The models involved contain free parameters that are arranged linearly in the model function. For example in case of GVS model the sum of squares of errors (SSE) is given by:
(14)
where δ is the baseline correction. The minimization should be performed with respect to *a*, *b*, *c*, and δ. It was found useful to solve for linear parameters *a* and δ, which at the minimum should satisfy:
(15)

yielding
(16)
where
(17)
Thus the least-squares method is reduced to minimizing SSE given by *Eq. 14* with respect *b*, *c*, τ while δ and *a* are given by *Eq. 16*. In calculating *f*(*t*) as given in *Eq. 14*, we found that numerical overflow is better controlled if *f*(*t*) is expressed as exp[−(*t*/τ)^{c} + *b* ln *t*]. In some cases, the fitting leads to baseline correction δ that is unacceptably large in absolute value compared with the mean *ȳ* of all data (*Eq. 16*). In this case we introduce the penalty function which requires that |δ/ȳ| < 0.5.

We used the same procedure of solving for *a* and δ for GV and PE models. The fitting with GVS2 model is more challenging due to higher number of free parameters. However, it is still possible to reduce the number of fitting parameters by analytic method outlined above for the GVS model. In this case we search the minimum of
(18)
with respect to *b*_{j}, τ_{j}, *c*_{j}, *j* = 1, 2. Zero partial derivatives with respect to *a*_{j}, *j* =, 1, 2 and δ provide the system of three linear equations that can be solved yielding *a*_{1}, *a*_{2} and δ as functions of *b*_{1}, *b*_{2}, τ_{1}, τ_{2}, *c*_{1}, *c*_{2}. Then, the numerical minimization with respect to these parameters is performed via SIH algorithm. In relatively rare cases when the fit function becomes negative for some *t* it is set to zero according to *Eq. 5*. This in effect restricts allowable parameters *b*_{1}, *b*_{2}, τ_{1}, τ_{2}, *c*_{1}, *c*_{2}. We found this acceptable, as the number of free parameters involved appears more than sufficient to describe various patterns of excretion curves.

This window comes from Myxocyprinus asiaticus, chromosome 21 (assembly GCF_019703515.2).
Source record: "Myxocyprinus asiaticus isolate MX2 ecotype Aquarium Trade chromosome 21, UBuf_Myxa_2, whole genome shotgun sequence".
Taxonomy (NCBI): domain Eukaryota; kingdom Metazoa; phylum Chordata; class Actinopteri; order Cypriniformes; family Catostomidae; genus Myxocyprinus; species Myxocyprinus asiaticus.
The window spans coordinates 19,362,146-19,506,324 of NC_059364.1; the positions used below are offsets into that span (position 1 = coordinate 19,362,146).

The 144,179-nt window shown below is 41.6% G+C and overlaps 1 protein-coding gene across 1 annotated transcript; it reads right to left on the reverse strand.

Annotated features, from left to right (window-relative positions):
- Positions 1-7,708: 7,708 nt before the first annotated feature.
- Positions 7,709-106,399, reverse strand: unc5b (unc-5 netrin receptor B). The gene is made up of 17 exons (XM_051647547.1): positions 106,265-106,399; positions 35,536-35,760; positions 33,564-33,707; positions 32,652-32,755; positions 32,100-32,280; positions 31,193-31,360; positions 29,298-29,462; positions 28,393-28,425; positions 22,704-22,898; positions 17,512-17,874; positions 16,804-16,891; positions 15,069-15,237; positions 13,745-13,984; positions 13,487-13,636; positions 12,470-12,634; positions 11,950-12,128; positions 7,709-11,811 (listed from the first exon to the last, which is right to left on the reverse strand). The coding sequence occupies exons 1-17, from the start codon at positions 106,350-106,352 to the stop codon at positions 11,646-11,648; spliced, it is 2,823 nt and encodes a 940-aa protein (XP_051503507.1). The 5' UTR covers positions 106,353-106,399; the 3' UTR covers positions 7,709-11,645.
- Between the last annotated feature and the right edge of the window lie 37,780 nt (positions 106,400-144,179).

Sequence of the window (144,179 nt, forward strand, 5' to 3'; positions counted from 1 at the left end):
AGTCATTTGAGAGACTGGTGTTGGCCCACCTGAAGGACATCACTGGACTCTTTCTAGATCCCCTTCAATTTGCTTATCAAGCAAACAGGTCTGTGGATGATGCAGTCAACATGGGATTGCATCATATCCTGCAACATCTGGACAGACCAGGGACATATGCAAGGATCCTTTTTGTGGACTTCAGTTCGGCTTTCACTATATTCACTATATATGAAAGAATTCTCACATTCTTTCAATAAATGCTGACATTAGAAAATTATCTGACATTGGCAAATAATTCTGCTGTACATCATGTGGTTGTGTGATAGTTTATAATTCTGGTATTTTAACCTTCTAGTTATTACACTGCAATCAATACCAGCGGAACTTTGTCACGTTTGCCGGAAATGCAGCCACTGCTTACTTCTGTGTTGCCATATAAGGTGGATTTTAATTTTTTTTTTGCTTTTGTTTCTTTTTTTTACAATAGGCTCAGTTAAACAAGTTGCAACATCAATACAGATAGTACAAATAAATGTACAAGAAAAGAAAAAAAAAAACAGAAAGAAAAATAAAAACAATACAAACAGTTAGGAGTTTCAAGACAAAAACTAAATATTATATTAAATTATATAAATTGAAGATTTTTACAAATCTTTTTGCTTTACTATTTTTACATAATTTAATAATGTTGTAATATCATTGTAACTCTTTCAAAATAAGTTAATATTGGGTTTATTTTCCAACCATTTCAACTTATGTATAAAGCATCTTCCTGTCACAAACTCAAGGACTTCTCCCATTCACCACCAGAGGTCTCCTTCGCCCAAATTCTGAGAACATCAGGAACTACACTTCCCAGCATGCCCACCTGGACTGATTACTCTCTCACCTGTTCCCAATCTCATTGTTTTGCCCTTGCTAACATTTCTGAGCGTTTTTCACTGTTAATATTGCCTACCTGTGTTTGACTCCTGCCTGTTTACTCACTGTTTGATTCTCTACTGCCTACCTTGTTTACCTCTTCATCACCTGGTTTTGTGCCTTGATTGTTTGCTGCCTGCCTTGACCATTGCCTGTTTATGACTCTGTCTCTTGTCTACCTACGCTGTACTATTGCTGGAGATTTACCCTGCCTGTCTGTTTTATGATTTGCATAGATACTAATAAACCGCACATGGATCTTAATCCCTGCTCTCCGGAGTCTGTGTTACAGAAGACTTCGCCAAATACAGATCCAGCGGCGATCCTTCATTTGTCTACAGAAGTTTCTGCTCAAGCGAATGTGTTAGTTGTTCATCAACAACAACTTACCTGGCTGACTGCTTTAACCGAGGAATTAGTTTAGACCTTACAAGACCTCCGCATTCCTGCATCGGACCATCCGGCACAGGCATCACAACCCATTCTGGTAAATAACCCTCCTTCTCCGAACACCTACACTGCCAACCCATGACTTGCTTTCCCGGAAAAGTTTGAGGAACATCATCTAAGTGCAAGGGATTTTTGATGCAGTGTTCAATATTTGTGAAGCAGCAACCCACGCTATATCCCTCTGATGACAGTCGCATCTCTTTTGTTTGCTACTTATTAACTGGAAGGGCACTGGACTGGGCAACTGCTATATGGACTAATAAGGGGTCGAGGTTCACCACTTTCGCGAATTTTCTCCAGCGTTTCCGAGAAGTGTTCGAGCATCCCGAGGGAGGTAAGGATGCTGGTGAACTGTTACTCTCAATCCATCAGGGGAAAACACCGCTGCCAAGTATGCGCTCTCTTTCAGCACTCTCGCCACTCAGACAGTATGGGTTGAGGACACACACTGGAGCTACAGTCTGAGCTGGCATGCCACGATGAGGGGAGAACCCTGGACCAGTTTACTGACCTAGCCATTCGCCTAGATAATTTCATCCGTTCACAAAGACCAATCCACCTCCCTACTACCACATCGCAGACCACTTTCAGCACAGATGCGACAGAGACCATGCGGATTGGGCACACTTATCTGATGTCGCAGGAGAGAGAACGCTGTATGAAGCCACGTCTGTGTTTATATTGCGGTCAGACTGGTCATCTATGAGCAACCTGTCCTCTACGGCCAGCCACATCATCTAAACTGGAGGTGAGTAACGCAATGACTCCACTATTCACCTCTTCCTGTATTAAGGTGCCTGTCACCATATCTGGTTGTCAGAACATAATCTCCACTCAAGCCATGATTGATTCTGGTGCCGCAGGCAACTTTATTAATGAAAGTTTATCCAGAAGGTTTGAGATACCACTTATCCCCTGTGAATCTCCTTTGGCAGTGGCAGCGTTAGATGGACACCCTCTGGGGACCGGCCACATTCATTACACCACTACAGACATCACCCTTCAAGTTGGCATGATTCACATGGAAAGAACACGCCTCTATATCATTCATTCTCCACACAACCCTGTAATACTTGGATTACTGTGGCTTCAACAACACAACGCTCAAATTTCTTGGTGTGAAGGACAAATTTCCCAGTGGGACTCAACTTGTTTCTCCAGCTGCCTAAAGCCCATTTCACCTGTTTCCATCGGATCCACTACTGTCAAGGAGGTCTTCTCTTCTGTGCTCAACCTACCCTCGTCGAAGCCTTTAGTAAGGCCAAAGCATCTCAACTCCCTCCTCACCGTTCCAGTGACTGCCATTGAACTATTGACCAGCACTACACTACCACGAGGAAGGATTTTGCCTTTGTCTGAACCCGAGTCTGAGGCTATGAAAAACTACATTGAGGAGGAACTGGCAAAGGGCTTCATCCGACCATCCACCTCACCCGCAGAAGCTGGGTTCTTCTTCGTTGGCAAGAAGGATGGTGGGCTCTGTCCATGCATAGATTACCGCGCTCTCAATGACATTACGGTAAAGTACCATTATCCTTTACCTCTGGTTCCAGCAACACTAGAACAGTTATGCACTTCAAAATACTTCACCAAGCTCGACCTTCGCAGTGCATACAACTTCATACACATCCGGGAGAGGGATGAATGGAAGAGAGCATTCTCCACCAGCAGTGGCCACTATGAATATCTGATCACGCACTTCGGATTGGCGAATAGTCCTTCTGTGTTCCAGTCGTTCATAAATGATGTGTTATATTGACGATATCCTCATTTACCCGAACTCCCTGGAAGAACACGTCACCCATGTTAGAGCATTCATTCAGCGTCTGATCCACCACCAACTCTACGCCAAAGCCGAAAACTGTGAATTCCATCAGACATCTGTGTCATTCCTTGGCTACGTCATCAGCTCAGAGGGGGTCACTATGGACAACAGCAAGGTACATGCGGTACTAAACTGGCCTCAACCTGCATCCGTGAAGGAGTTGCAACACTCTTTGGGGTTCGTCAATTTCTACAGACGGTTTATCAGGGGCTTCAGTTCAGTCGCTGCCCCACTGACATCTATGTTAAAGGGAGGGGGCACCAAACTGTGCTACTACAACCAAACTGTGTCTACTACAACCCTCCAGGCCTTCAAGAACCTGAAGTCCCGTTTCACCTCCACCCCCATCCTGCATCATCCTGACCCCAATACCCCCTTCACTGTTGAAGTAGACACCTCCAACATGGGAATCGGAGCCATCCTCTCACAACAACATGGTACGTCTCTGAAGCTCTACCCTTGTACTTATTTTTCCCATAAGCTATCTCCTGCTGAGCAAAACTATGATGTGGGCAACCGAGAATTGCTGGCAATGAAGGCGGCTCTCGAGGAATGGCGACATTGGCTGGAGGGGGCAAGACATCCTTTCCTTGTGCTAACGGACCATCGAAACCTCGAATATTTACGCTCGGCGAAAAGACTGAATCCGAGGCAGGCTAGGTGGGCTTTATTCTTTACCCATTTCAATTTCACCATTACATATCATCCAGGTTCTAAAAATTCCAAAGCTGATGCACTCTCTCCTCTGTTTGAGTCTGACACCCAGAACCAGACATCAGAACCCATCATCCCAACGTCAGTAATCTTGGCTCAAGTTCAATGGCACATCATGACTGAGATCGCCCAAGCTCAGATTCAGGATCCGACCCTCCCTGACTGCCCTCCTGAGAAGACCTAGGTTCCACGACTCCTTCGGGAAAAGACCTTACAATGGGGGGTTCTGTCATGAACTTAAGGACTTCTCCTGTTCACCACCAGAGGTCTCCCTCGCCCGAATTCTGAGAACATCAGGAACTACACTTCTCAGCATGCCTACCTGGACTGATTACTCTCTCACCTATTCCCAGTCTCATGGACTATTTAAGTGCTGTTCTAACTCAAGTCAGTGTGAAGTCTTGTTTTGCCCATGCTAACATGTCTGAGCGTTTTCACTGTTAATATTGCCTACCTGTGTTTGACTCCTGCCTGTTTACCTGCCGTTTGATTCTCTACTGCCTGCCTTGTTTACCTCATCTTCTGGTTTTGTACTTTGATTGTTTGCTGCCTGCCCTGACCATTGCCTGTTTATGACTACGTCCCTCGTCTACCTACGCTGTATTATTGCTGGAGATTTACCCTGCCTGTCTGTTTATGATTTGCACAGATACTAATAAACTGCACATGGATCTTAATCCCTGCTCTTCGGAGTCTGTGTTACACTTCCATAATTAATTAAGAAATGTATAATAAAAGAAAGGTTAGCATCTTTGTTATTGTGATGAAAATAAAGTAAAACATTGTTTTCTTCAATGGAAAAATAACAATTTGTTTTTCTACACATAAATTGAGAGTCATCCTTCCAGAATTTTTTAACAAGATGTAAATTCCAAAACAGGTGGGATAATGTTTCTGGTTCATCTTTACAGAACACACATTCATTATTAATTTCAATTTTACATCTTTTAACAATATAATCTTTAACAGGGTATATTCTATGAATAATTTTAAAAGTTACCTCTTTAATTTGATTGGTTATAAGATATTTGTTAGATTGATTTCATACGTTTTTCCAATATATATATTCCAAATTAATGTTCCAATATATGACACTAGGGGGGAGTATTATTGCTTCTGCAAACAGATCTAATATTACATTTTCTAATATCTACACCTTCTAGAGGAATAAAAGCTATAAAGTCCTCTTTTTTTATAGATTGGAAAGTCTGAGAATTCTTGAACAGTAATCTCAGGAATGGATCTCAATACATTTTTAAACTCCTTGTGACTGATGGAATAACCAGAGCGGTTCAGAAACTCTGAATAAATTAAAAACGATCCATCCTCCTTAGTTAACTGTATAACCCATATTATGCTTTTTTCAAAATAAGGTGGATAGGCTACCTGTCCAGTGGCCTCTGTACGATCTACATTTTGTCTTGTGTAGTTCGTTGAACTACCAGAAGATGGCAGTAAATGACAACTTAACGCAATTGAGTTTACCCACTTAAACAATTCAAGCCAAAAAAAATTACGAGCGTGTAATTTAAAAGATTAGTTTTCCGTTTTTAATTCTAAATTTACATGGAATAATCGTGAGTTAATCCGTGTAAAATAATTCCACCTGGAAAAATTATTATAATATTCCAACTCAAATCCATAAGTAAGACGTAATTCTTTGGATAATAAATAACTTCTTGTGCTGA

Once the best-fit model parameters are found we can calculate gastric emptying characteristic parameters *T*_{1/2}, *T*_{lag}, and *R*, according to formulas discussed in materials and methods. However, it is also of interest to estimate the uncertainties in these parameters. We used the bootstrap method (31) assuming that measurement errors in data are distributed with an identical but otherwise not necessarily known distribution. This assumption is consistent with the nature of the measurements involved. In brief, the residuals *r*_{i} = *y*_{i} − *y*(*t*_{i}), *i* = 1, . . ., *n* obtained by fitting the original data are considered to be a sample of errors, which are then used to construct synthetic data according to the prescription:
(19)
where *l* is an integer picked at random from the set {1, 2, . . .,}. Synthetic data are then fit by the model and characteristic parameters obtained as in the case of actually measured data. We used 200 synthetic data sets and obtained a population of T_{1/2}, *T*_{lag} and *R*. The uncertainty in parameters is then estimated by the standard deviation for that population.

- Copyright © 2015 the American Physiological Society